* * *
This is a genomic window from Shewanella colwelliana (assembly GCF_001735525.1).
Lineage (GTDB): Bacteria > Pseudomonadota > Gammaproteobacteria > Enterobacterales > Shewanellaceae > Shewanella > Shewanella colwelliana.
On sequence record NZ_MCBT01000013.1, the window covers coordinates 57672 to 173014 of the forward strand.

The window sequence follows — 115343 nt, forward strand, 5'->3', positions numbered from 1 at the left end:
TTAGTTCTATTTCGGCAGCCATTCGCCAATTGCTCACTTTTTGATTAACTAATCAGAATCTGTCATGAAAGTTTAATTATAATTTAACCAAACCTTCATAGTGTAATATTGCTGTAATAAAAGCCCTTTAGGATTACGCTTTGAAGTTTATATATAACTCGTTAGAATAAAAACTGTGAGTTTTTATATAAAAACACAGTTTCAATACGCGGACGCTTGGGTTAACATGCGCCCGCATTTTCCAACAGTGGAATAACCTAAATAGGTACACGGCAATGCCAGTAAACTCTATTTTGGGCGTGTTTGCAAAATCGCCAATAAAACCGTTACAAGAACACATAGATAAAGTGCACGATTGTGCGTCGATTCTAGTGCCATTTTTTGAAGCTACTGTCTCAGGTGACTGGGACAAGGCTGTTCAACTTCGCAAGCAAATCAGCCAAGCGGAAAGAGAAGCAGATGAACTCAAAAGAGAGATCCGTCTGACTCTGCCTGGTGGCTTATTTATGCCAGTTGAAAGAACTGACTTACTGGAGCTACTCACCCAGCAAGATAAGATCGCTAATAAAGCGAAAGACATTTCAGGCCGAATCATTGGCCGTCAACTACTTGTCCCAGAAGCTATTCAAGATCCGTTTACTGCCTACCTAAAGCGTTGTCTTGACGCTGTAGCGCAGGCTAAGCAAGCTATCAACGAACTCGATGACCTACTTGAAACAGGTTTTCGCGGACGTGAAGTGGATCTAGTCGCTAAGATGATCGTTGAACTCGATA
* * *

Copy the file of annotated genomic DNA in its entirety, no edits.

This is a genomic window from Shewanella colwelliana (assembly GCF_001735525.1).
Lineage (GTDB): Bacteria > Pseudomonadota > Gammaproteobacteria > Enterobacterales > Shewanellaceae > Shewanella > Shewanella colwelliana.
On sequence record NZ_MCBT01000013.1, the window covers coordinates 57672 to 173014 of the forward strand.

The window sequence follows — 115343 nt, forward strand, 5'->3', positions numbered from 1 at the left end:
TTAGTTCTATTTCGGCAGCCATTCGCCAATTGCTCACTTTTTGATTAACTAATCAGAATCTGTCATGAAAGTTTAATTATAATTTAACCAAACCTTCATAGTGTAATATTGCTGTAATAAAAGCCCTTTAGGATTACGCTTTGAAGTTTATATATAACTCGTTAGAATAAAAACTGTGAGTTTTTATATAAAAACACAGTTTCAATACGCGGACGCTTGGGTTAACATGCGCCCGCATTTTCCAACAGTGGAATAACCTAAATAGGTACACGGCAATGCCAGTAAACTCTATTTTGGGCGTGTTTGCAAAATCGCCAATAAAACCGTTACAAGAACACATAGATAAAGTGCACGATTGTGCGTCGATTCTAGTGCCATTTTTTGAAGCTACTGTCTCAGGTGACTGGGACAAGGCTGTTCAACTTCGCAAGCAAATCAGCCAAGCGGAAAGAGAAGCAGATGAACTCAAAAGAGAGATCCGTCTGACTCTGCCTGGTGGCTTATTTATGCCAGTTGAAAGAACTGACTTACTGGAGCTACTCACCCAGCAAGATAAGATCGCTAATAAAGCGAAAGACATTTCAGGCCGAATCATTGGCCGTCAACTACTTGTCCCAGAAGCTATTCAAGATCCGTTTACTGCCTACCTAAAGCGTTGTCTTGACGCTGTAGCGCAGGCTAAGCAAGCTATCAACGAACTCGATGACCTACTTGAAACAGGTTTTCGCGGACGTGAAGTGGATCTAGTCGCTAAGATGATCGTTGAACTCGATA